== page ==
Effectiveness of US tariff action against European goods

US tariffs hit European export mainly composed of premium-price goods, which might be inflexible to tariffs


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The "tit-for-tat" tariff battle involving European Union and United States has intensified transatlantic tensions and has been generating substantial fears about a possible shift of the center of gravity of trade war.
American tariff measures and the European counter-offensive are part of a 14-year battle conducted in the WTO, as described in a previous article "USA-EU: new front of trade war?".

The US market is a highly strategic market for European exports, so the possibility of tariff imposition could generate significant costs. In fact, analyzing the main sectors covered by the tariff provision, it is clear that in some sectors the duties would particularly hit a preponderant share of European exports, as shown in the graph below.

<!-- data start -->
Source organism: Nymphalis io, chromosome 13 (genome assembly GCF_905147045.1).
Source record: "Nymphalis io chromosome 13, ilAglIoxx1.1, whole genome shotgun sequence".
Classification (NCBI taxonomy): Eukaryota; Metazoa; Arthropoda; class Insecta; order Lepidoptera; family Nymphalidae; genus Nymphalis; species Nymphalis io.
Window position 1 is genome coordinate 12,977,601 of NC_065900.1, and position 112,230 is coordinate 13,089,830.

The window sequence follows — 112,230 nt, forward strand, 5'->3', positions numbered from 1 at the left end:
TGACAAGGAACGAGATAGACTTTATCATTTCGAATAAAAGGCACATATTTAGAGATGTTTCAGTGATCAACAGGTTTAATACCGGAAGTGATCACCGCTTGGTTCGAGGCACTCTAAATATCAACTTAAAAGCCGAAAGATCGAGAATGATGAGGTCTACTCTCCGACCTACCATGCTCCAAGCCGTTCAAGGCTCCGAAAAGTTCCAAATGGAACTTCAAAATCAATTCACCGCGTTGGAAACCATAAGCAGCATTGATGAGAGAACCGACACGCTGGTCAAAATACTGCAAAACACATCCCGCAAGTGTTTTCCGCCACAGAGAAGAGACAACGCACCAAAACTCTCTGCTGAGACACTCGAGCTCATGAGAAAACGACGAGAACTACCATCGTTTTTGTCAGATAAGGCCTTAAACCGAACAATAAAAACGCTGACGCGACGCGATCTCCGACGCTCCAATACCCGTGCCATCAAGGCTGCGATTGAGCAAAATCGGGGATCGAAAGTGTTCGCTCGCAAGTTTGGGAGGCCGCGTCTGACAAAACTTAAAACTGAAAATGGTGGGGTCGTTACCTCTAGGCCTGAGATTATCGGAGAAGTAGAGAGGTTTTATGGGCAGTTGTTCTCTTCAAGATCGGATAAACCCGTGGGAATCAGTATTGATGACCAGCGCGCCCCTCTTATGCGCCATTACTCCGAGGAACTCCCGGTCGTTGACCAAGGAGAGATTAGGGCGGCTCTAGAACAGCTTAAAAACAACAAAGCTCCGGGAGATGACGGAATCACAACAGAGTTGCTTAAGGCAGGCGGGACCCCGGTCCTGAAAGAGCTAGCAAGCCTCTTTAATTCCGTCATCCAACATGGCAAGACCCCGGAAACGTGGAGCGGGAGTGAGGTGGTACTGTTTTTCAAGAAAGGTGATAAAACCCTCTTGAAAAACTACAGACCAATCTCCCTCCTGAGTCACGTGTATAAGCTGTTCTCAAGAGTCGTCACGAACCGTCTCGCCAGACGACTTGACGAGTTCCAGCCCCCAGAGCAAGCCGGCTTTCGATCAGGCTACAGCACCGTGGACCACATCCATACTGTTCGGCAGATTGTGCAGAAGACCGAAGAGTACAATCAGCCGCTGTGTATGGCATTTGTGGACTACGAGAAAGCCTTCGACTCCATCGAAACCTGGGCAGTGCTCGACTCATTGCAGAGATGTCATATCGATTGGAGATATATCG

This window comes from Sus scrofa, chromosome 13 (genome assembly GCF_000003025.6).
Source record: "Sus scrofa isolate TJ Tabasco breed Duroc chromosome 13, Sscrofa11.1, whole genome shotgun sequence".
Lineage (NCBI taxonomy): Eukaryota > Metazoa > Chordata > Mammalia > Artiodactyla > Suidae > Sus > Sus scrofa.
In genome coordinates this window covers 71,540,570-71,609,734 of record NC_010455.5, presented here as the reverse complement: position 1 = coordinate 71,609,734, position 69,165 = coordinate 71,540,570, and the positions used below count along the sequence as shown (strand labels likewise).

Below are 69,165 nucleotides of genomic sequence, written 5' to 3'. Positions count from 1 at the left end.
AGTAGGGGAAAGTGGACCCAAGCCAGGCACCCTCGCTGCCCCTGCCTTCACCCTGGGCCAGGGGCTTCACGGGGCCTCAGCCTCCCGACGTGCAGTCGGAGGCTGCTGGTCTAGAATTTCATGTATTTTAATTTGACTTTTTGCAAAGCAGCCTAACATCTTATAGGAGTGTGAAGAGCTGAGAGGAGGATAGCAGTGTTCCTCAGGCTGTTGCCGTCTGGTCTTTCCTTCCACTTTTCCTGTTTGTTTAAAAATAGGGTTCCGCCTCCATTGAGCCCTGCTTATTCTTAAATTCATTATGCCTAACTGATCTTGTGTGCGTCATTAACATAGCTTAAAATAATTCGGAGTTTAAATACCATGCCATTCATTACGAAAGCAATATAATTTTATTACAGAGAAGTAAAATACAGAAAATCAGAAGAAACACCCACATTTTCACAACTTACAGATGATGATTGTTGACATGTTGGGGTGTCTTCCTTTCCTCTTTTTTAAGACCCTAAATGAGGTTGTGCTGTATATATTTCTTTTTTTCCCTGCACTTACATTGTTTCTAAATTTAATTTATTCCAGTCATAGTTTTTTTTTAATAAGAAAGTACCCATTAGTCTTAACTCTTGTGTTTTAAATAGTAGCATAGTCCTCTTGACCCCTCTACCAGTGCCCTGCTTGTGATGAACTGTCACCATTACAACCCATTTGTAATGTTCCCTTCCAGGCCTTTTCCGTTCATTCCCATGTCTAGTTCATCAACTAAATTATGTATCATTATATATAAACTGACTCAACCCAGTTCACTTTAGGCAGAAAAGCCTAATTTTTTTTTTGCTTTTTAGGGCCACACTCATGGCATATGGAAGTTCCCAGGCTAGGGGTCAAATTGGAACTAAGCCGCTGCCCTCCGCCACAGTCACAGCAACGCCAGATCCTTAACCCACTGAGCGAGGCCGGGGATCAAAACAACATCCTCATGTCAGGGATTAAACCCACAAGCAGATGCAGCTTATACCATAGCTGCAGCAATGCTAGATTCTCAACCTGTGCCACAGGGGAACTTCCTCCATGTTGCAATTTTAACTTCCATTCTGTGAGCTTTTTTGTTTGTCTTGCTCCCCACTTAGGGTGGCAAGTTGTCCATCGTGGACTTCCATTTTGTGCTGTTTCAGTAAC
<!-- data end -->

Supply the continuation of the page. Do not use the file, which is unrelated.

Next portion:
European products subject to US tariffs
European products subject to US tariffs
SOURCE: ExportPlanning.com

The agricultural sector is one of the most affected sectors: tariffs include about 70% of total European exports of cheese and oil and about 57% of total exports of wine.

However, an important aspect to be considered is the one related to the typology of goods subject to tariffs. Unlike Chinese imported goods, in fact, typically low-end, European exports to the market mainly consist of higher-end goods.
This means that American imports are mainly aimed at highly differentiated goods, for which the price factor tends to be less relevant. Consumer rewards the availability of a highly differentiated good, which responds more to his needs. When undertakings offer differentiated products, the demand might be less responsive to a relative change in price.
Therefore, during the evaluation phase of the possible effects of the tariff action made by the Trump administration, it becomes relevant to highlight which types of European products are affected.

EU exports hit by US tariffs split by price-bands
EU exports hit by US tariffs split by price-bands
SOURCE: ExportPlanning.com

As the graph shows, a significant portion of European exports of products included in the American "blacklist" consists of high and medium-high end exports. This factor could threaten the effectiveness of the provision: in the case of highly differentiated goods, imports could prove inelastic following a small price increase, not generating a significant contraction in demand. The impact of the tariff provision might therefore be limited.